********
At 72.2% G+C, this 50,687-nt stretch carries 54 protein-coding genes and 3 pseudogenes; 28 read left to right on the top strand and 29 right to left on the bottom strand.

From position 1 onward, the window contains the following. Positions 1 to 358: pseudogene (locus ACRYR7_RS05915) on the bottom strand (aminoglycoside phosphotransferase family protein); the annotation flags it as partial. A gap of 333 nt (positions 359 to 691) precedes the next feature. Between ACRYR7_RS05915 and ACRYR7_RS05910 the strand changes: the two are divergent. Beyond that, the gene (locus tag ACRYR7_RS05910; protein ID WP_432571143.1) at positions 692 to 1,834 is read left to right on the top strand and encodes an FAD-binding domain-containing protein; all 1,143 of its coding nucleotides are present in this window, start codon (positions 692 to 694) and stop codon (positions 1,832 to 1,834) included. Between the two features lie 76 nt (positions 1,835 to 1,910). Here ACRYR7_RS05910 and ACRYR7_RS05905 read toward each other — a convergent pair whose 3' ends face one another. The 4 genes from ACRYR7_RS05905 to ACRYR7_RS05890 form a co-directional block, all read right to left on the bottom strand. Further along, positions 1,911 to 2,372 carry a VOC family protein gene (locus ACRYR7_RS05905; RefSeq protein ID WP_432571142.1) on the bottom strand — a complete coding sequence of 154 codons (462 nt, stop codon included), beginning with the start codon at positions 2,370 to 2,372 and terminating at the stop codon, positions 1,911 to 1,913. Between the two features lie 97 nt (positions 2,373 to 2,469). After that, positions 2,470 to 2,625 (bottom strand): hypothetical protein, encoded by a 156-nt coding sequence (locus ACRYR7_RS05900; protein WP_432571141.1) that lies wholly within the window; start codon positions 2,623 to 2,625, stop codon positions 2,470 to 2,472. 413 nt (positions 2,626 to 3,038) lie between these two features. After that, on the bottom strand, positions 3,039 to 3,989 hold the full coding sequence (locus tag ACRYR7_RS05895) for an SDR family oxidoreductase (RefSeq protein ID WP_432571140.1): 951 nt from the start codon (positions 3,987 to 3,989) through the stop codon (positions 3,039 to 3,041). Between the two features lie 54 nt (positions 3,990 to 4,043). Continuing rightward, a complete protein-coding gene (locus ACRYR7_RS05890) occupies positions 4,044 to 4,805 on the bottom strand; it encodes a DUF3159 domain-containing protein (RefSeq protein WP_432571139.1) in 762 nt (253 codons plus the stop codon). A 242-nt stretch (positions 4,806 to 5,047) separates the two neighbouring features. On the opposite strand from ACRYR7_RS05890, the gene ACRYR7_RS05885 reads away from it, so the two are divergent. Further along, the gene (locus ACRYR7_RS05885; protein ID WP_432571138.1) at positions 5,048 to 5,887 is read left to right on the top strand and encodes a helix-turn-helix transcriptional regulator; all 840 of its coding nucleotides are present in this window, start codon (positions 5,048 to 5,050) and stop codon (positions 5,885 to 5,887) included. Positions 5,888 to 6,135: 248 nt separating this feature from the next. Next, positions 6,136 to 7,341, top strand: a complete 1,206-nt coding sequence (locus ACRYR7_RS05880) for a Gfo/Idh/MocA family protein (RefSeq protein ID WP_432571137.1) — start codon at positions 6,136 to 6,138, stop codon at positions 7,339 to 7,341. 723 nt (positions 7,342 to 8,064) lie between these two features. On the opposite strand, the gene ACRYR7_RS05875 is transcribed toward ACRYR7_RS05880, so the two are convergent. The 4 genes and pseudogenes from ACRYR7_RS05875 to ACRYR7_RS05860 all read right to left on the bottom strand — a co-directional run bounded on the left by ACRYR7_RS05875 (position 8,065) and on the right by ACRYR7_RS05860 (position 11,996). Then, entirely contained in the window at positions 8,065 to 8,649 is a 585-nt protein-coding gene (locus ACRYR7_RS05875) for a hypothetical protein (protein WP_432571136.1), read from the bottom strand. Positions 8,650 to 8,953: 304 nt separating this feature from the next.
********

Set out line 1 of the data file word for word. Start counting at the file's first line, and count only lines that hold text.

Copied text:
At 72.2% G+C, this 50,687-nt stretch carries 54 protein-coding genes and 3 pseudogenes; 28 read left to right on the top strand and 29 right to left on the bottom strand.